Ukraine conflict’s Cold War roots

By Alejandro Freixes, CCNN Head Writer

Vitali Klitschkow leads the anti-government forces in the Ukraine.

As the Olympics get fired up in Sochi, it’s incredible to think that a little over 22 years ago, Russia was just one of many countries belonging to the Union of Soviet Socialist Republics, or the USSR. From 1922 to 1991, the USSR competed with the US in a Cold War of economic and political wills that almost led to global nuclear war.

However, the USSR’s ruling Communist Party was troubled by corrupt leaders and widespread poverty, leading to an eventual separation into what is now 15 Post-Soviet states. Despite the breakup, many of the countries kept close links with Russia. The Ukraine, in particular, has become the center of a political tug-of-war between the European Union and Russia, as each side tries to save the struggling nation from financial collapse.

It certainly doesn’t help that the country is literally geographically sandwiched between Europe and Russia! When President Viktor Yanukovych rejected an economic deal from Europe in November, he accepted Russia’s $15 billion offer, leading to massive anti-government protests. Why? Because not all Ukrainians remember the days of USSR brotherhood with Russia all that fondly.

Klitschko brothers
Vitali and his brother, Wladimir, holding all of their major championship belts.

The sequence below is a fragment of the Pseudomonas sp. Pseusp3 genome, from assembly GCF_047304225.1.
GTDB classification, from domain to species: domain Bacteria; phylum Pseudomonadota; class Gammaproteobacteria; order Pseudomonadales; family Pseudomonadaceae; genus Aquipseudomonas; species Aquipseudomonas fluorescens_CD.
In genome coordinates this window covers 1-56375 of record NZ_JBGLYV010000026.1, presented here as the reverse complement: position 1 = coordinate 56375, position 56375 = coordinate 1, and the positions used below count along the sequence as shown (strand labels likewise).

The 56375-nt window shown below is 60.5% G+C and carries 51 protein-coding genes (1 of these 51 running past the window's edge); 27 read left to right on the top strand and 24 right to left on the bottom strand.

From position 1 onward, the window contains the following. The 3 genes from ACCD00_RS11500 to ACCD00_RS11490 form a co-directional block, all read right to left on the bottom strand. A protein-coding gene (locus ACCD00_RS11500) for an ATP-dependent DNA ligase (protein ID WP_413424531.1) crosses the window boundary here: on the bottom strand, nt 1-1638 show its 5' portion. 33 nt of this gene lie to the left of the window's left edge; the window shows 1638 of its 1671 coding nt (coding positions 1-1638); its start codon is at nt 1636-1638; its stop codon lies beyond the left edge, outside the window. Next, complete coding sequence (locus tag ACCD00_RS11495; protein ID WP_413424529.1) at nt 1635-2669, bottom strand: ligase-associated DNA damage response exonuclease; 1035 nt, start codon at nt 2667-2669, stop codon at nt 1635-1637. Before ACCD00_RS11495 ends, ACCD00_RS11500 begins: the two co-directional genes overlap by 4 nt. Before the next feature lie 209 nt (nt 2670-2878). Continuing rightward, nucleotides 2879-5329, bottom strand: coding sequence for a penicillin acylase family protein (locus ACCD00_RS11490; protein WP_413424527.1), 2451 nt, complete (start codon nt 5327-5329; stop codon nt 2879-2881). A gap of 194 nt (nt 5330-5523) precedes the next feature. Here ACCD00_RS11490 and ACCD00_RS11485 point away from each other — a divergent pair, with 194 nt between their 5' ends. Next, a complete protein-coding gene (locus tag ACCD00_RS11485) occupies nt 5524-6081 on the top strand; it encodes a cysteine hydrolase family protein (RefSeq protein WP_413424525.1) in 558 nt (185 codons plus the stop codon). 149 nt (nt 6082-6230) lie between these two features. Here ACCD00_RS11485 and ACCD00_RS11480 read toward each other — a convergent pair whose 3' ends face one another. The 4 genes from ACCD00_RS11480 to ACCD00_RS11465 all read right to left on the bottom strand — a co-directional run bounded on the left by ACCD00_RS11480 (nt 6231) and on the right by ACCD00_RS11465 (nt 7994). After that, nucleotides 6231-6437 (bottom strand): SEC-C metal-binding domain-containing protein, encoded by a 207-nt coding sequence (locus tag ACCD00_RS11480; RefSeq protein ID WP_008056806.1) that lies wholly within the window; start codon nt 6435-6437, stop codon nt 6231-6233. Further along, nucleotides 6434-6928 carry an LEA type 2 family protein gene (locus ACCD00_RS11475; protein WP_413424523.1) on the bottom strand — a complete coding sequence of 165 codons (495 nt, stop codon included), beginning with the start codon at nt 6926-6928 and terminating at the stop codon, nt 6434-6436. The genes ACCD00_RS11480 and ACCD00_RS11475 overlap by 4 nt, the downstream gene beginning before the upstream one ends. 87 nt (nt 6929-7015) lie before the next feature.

Now, opposition forces are demanding that the president’s power be restricted, while increasing the influence of parliament, which is run by elected representatives – kind of like the US Congress.

The opposition is called the Ukrainian Democratic Alliance for Reform, or UDAR for short, which means “punch” in Ukrainian. And… who better to lead the party than professional heavyweight boxing champion Vitali Klitschko, a man whose towering height of 6 feet and 7 inches strikes fear into his opponents?

This burly bruiser also has the honor of being the first professional boxing world champion to hold a PhD degree, so his mind is just as quick as his fists! The man won more than 87 percent of his fights with a knockout, was never knocked out himself in a professional fight, speaks multiple languages, and may have even been a debt collector for a major mafia boss in the 1990s. Should President Yanukovych be worried? After all, he’s facing down a physical and intellectual giant with the nickname “Dr. Ironfist”! It’ll be fascinating to watch how it all plays out, and whether Europe or Russia will win the mini-Cold War chess match between “Dr. Ironfist” and President Yanukovych.

Featured image courtesy of PBS NewsHour on YouTube. Image of Vitali Klitschkow leading the Ukrainians courtesy of Mstyslav Chernov on Wikipedia .